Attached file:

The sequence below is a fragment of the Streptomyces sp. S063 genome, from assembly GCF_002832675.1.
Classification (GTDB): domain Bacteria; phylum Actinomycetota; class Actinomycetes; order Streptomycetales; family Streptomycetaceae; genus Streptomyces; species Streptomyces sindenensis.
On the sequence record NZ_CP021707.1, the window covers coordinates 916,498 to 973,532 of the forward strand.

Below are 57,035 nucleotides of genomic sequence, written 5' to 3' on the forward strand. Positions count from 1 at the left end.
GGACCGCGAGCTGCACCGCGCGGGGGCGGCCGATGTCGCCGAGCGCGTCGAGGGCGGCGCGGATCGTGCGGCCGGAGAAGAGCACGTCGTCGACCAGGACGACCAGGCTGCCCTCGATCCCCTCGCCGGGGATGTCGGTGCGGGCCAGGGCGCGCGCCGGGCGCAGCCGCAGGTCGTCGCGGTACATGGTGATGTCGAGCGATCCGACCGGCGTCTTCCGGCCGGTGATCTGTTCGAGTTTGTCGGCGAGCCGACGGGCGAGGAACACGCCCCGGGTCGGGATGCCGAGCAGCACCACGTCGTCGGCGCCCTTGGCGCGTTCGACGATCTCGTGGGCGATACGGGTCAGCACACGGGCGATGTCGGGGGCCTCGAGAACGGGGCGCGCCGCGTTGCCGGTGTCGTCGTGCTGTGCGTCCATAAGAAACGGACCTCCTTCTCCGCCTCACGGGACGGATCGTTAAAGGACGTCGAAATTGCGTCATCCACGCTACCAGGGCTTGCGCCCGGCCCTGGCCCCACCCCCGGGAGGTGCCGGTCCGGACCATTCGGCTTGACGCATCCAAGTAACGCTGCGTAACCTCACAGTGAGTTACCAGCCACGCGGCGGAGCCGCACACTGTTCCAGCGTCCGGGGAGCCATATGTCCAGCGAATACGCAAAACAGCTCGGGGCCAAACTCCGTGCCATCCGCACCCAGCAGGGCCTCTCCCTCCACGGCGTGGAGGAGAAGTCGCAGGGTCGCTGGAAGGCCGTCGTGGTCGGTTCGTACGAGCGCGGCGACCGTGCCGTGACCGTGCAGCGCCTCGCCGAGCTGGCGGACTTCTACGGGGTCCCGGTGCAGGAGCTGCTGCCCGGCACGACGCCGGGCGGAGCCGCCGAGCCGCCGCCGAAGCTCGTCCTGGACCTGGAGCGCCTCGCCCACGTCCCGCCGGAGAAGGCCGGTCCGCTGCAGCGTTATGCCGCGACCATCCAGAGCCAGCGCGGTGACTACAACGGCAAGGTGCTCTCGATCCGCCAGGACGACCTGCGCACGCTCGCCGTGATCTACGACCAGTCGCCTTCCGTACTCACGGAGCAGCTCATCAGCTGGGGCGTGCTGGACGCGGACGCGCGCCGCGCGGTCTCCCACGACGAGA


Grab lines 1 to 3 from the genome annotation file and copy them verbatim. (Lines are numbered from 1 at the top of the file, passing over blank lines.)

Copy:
The sequence below is a fragment of the Streptomyces sp. S063 genome, from assembly GCF_002832675.1.
Classification (GTDB): domain Bacteria; phylum Actinomycetota; class Actinomycetes; order Streptomycetales; family Streptomycetaceae; genus Streptomyces; species Streptomyces sindenensis.
On the sequence record NZ_CP021707.1, the window covers coordinates 916,498 to 973,532 of the forward strand.